Hundreds of RTX-made jet engines recalled over metal contamination – sending stock tumbling

World News

Hundreds of Airbus jets are being recalled for an inspection after an issue was discovered in the engines, which are made by Pratt & Whitney, a third party subsidiary of RTX (formerly called Raytheon Technologies), according to multiple reports—the latest in a series of reliability issues with Pratt & Whitney’s flagship engine.
Stock image: Getty
Key Takeaways
  • RTX reportedly said it recently discovered contamination in the metals used to make some engine parts on its geared turbofan engine, or GTF, from 2015 to 2020, requiring the planes to be grounded for inspection.
  • RTX will be inspecting about 1,200 engines over the next year.
  • RTX said this isn’t a flight safety issue, and that it won’t impact new shipments of planes as those were built after a change in the production process.
  • The engines are used in about 40% of Airbus’ A320neo single-aisle jets, which make up a large portion of the global airplane fleet and was the fastest selling airplane in history after its launch in 2014, according to Bloomberg.
  • Spirit Airlines, JetBlue Airways, Germany’s Lufthansa and India’s IndiGo all reportedly use Airbus jets with the GTF engine.
Crucial Quote

“It’s going to be expensive,” RTX CEO Greg Hayes said Tuesday on an earnings call, adding that it’s too early to know the final cost, but said it will likely cost around $500 million in 2023 alone.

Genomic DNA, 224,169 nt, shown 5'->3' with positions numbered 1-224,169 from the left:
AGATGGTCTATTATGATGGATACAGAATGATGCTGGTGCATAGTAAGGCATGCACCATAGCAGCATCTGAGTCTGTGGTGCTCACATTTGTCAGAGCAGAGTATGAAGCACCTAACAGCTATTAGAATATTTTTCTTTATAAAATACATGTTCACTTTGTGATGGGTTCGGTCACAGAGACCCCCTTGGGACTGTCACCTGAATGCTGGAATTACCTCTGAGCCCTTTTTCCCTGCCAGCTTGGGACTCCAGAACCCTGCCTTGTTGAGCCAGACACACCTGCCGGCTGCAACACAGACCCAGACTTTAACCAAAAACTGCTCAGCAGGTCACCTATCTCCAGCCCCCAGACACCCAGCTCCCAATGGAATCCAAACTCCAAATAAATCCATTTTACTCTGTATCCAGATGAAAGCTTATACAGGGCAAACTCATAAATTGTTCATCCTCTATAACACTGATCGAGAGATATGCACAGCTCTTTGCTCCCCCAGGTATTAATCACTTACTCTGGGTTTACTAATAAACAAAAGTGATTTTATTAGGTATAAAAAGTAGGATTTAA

Tangent

Raytheon Technologies’ stock price plummeted over 15% after the news, but slightly recovered later in the trading day Tuesday. The share price sat at $85.77 at 2:55 p.m. Eastern Time—still down nearly 12% from Monday’s close.

Key Background

The GTF engine has had reliability issues since it hit the market in 2015, with airlines complaining about the engine’s durability issues virtually from the start. Hawaiian Airlines was recently forced to ground five of its 18 Airbus A321neos due to engine issues, Aviation Week reported. Spirit Airlines CFO Scott Haralson recently said in an earnings call that the company has been forced to remove many of the engines, and that while it’s hopeful these issues improve, “it will likely remain a drag on utilisation for the rest of the year.”

Go Airlines India has gone so far as to blame the engines for its bankruptcy in May, citing that the engines “suffered from a multitude of defects and a high rate of failure effectively from day one.” (Pratt & Whitney deny responsibility for Go Airlines India’s bankruptcy.) Bloomberg reported that in May, about one in eight A320neos and related aircraft with the GTF spent 30 days or more in storage. While that number includes airplanes that were taken out of service for any reason, only 4% of airplanes using the rival Leap engine from CFM were sidelined for 30 days or more.

This article was first published on forbes.com and all figures are in USD.

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